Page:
Phosphodiesterase-5 (PDE-5) Inhibitors as Emergent Environmental Contaminants: Comparison
Please note this is a comparison between Version 2 by Lindsay Dong and Version 1 by laura scrano.

Erectile dysfunction (ED) is an increasing disorder [16], affects 25 to 35 million men over 18 years in Europe. Pharmaceuticals used to reduce this disorder act as phosphodiesterase-5 (PDE-5) inhibitors, a family of enzymes typically active in cyclic guanosine monophosphate (cGMP) degradation. The inhibition of PDE-5 results in the intracellular accumulation of cGMP, which plays a central role in signal transduction and regulates several physiological responses.

  • phosphodiesterase-5 (PDE-5) inhibitors
  • environment contamination
  • analytical methods

1. Introduction

Emerging pollutants (EPs) are synthetic or naturally occurring compounds not commonly examined in the environment [1]. Still, they can enter ecosystems and cause recognised or supposed adverse effects on ecology and human health [1]. Moreover, they undergo chemical/biological transformations, forming by-products sometimes more toxic than the parent molecules. The final issue is the accumulation of original and transformed substances in water bodies [2]. In particular, Zuccato et al. [3] evidenced the presence in ground and surface waters of drugs and pharmaceuticals having polar structures, probably coming from WWTP effluents.
When absorbed by the body, a pharmaceutical substance enters the circulation and distributes to reach the target site to perform its function [2,4][2][4]. When the metabolism process is activated, some molecules reach the target site and others transform into inactive metabolites, which are substances no longer producing effects into the body. Many medicines, however, are excreted without being metabolised or at least without being completely inactivated [2,5][2][5]. These, together with sewage, reach the WWTP, where organic loads degrade and water is purified. Unfortunately, these structures are often not designed to degrade active substances of pharmaceutical origin, which, therefore, once again manage to resist, unharmed, and maintain their effectiveness. As a result, the purified water (still rich in active ingredients) flows into the receiving channels, carrying a load of pollutants to rivers and lakes. Thus, tons of active substances such as antibiotics, anti-neoplastic, estrogens and others are poured into surface waters [6,7][6][7]. Once in the environment, the drug eventually degrades or can persist very long, resulting in noticeable build-ups [8]. In the sediments of some Italian rivers such as the Po, Lambro and Adda rivers, as well as in the aqueducts of the towns of Varese and Lodi, traces of various drugs were present in different amounts, including antibiotics (lincomycin and erythromycin), anticancer (cyclophosphamide), anti-inflammatory (ibuprofen), diuretics (furosemide) and antihypertensive (atenolol) drugs [9]. The existence of these compounds in environmental systems is of concern since they constitute a complex assortment, which could induce the occurrence of undesirable synergistic effects and could be responsible for many health adverse effects such as allergies, development of antibiotic-resistance phenomena, disorders of the endocrine system, cytolytic or cytostatic effects and others [10,11,12][10][11][12].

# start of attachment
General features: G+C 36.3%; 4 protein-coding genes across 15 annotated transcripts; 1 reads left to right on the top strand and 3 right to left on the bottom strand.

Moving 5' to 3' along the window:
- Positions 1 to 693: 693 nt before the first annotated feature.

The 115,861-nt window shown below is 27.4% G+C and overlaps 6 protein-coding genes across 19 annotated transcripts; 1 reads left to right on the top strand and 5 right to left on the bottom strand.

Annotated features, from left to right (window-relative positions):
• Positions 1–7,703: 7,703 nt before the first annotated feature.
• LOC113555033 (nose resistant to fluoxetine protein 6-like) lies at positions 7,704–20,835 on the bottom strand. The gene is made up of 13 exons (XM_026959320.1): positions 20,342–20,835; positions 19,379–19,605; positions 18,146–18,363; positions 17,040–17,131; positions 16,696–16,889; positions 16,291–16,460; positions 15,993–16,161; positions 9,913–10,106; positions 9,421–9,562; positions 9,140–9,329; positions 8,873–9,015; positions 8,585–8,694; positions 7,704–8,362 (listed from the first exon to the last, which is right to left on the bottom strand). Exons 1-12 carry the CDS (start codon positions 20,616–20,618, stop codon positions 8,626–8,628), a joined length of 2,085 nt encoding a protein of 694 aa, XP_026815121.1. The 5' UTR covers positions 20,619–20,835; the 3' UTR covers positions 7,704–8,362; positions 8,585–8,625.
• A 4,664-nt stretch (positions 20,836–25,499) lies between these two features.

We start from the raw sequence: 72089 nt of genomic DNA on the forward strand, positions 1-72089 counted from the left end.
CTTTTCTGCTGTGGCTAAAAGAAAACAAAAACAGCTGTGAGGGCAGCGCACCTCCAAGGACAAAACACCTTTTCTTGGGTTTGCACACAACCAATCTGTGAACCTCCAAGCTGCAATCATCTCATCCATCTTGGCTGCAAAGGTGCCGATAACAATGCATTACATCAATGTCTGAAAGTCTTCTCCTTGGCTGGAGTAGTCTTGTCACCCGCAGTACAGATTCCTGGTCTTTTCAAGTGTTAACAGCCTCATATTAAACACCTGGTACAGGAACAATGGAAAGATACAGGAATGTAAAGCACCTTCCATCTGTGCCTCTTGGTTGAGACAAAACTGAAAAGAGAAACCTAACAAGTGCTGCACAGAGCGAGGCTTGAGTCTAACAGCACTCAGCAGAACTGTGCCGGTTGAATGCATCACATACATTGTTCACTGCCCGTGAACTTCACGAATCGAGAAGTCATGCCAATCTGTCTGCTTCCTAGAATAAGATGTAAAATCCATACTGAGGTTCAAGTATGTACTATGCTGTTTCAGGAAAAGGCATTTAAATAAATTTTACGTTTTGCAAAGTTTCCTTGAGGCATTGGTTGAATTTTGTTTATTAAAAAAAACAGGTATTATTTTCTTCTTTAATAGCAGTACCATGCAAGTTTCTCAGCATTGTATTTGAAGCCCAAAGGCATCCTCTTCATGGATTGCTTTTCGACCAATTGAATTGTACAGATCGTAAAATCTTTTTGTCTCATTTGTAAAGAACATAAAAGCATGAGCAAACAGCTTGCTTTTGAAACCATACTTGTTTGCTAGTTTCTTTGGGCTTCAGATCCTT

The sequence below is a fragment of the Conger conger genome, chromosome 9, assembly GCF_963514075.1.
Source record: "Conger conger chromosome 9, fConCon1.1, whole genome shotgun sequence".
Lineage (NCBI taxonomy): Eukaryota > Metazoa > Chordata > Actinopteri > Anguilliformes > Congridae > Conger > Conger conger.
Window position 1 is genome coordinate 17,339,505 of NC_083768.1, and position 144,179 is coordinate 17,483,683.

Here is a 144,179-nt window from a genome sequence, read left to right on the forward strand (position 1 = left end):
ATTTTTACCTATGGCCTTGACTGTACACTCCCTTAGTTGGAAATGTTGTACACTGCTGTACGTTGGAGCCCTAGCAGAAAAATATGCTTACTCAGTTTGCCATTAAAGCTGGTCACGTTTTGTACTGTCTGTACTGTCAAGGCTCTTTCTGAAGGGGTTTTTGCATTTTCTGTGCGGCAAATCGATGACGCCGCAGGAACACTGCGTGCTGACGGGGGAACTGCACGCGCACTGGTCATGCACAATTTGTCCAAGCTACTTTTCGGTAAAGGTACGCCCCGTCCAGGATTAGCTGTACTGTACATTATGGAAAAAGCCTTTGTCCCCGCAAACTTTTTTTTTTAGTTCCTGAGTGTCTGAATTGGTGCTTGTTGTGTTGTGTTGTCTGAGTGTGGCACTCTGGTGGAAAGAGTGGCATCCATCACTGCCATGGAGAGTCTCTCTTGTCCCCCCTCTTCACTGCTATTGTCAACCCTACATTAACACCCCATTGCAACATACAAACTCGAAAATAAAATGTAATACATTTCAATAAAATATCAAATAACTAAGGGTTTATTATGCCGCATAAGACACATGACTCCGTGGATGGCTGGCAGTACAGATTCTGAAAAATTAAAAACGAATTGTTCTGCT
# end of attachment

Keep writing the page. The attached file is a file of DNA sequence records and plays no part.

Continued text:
2. Source of PDE-5 Inhibitors in the Environment

According to the “anatomical therapeutic and chemical” (ATC) classification system, PDE-5 inhibitors are available in the class ATC code G04BE. The four most significant inhibitors used are sildenafil (Viagra®), tadalafil (Cialis®), vardenafil (Levitra®) and avanafil (Spedra®), all approved by Food and Drug Administration (FDA). In addition, there are other pharmaceuticals that are non-FDA approved and commercially available in some countries, such as udenafil (Zydena®) in South Korea and Malaysia, mirodenafil (Mvix®) in South Korea and lodenafil carbonate (Helleva®) in Brazil [28][13]. Sildenafil (C22H30N6O4S) was discovered in 1989 by the Pfizer Cardiovascular Research and Development Group (Sandwich, Kent, UK) during research focused on identifying PDE-5 inhibitors to treat angina pectoris due to the abundant presence of the PDE-5 enzymes in platelets and vascular smooth muscle cells. It showed low effectiveness on angina pectoris tests and penile erection as the primary collateral effect [29][14]. The FDA, in 1998, approved sildenafil for erectile dysfunction treatments and then in 2005, the European Medicine Agency (EMA) approved it for class II and class III pulmonary hypertension treatments. Vardenafil (C23H32N6O4S) and tadalafil (C22H19N3O4) were introduced clinically in 2003, while avanafil (C23H26ClN7O3) in 2013. Although the structural differences between these compounds are minor, they have different pharmacokinetic properties (absorption, distribution, metabolism and excretion). In addition, they can exert their activity also on other PDE-types, as reported in Table 1 [30][15].
Table 1. Pharmacokinetic parameters of PDE-5 inhibitors (re-edited from [15]).
Parameters/DrugsSildenafil (Viagra)Vardenafil (Levitra)Tadalafil (Cialis)Avanafil (Spedra)
Bioavailability41% (mean)

25–63% (range)
15% (mean)--
Tmax1 h (median)

0.5–2 h (range)
1 h (median)

0.5–2 h (range)
2 h (median)


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